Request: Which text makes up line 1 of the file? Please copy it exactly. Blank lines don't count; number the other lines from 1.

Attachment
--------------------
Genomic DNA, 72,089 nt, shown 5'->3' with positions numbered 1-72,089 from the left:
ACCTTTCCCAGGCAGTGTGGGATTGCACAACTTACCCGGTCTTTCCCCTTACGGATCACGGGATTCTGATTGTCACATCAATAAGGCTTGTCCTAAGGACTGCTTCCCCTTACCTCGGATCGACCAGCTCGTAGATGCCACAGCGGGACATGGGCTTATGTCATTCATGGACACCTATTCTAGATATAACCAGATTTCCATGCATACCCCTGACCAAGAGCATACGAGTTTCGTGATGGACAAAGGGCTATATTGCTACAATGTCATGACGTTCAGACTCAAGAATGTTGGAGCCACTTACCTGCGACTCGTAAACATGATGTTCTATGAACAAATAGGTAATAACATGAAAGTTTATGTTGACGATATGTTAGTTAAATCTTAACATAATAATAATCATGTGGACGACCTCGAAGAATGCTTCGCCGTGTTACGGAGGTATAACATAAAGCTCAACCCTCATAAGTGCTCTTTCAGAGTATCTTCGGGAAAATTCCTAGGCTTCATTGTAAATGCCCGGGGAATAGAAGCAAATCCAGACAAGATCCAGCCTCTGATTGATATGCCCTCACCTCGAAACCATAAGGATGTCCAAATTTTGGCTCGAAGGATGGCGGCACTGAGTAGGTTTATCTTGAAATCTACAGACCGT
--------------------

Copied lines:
Genomic DNA, 72,089 nt, shown 5'->3' with positions numbered 1-72,089 from the left: